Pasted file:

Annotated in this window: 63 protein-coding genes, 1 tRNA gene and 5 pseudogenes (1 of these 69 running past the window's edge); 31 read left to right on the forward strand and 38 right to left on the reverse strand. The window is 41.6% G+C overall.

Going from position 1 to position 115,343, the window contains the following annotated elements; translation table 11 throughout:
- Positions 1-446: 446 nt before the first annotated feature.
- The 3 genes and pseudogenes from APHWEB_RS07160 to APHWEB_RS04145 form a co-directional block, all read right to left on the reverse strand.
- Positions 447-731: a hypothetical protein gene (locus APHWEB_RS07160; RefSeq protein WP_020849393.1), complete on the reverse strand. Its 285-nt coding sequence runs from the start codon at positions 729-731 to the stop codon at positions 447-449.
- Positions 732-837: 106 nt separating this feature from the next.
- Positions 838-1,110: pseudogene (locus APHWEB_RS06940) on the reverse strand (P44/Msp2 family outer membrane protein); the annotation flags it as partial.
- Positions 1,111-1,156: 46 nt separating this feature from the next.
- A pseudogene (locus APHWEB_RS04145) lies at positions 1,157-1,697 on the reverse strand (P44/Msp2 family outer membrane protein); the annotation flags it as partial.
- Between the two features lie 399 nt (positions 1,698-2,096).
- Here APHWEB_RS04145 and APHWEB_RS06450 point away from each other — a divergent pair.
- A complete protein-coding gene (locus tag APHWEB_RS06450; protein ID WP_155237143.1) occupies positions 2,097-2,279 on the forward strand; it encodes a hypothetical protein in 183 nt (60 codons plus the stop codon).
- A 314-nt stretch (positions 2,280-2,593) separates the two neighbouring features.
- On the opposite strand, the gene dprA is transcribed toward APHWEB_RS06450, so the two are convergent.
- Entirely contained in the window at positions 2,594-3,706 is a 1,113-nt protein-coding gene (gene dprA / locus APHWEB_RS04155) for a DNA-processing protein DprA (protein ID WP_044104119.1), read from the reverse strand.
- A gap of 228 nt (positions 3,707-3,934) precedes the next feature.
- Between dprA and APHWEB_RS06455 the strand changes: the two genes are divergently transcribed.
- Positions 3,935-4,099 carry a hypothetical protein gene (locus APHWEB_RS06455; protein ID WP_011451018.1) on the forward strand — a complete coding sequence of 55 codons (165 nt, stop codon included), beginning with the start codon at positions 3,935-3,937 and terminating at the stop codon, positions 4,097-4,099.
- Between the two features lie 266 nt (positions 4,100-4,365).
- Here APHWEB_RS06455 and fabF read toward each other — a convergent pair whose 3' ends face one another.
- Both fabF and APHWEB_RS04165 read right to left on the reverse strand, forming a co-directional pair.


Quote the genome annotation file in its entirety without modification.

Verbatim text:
Annotated in this window: 63 protein-coding genes, 1 tRNA gene and 5 pseudogenes (1 of these 69 running past the window's edge); 31 read left to right on the forward strand and 38 right to left on the reverse strand. The window is 41.6% G+C overall.

Going from position 1 to position 115,343, the window contains the following annotated elements; translation table 11 throughout:
- Positions 1-446: 446 nt before the first annotated feature.
- The 3 genes and pseudogenes from APHWEB_RS07160 to APHWEB_RS04145 form a co-directional block, all read right to left on the reverse strand.
- Positions 447-731: a hypothetical protein gene (locus APHWEB_RS07160; RefSeq protein WP_020849393.1), complete on the reverse strand. Its 285-nt coding sequence runs from the start codon at positions 729-731 to the stop codon at positions 447-449.
- Positions 732-837: 106 nt separating this feature from the next.
- Positions 838-1,110: pseudogene (locus APHWEB_RS06940) on the reverse strand (P44/Msp2 family outer membrane protein); the annotation flags it as partial.
- Positions 1,111-1,156: 46 nt separating this feature from the next.
- A pseudogene (locus APHWEB_RS04145) lies at positions 1,157-1,697 on the reverse strand (P44/Msp2 family outer membrane protein); the annotation flags it as partial.
- Between the two features lie 399 nt (positions 1,698-2,096).
- Here APHWEB_RS04145 and APHWEB_RS06450 point away from each other — a divergent pair.
- A complete protein-coding gene (locus tag APHWEB_RS06450; protein ID WP_155237143.1) occupies positions 2,097-2,279 on the forward strand; it encodes a hypothetical protein in 183 nt (60 codons plus the stop codon).
- A 314-nt stretch (positions 2,280-2,593) separates the two neighbouring features.
- On the opposite strand, the gene dprA is transcribed toward APHWEB_RS06450, so the two are convergent.
- Entirely contained in the window at positions 2,594-3,706 is a 1,113-nt protein-coding gene (gene dprA / locus APHWEB_RS04155) for a DNA-processing protein DprA (protein ID WP_044104119.1), read from the reverse strand.
- A gap of 228 nt (positions 3,707-3,934) precedes the next feature.
- Between dprA and APHWEB_RS06455 the strand changes: the two genes are divergently transcribed.
- Positions 3,935-4,099 carry a hypothetical protein gene (locus APHWEB_RS06455; protein ID WP_011451018.1) on the forward strand — a complete coding sequence of 55 codons (165 nt, stop codon included), beginning with the start codon at positions 3,935-3,937 and terminating at the stop codon, positions 4,097-4,099.
- Between the two features lie 266 nt (positions 4,100-4,365).
- Here APHWEB_RS06455 and fabF read toward each other — a convergent pair whose 3' ends face one another.
- Both fabF and APHWEB_RS04165 read right to left on the reverse strand, forming a co-directional pair.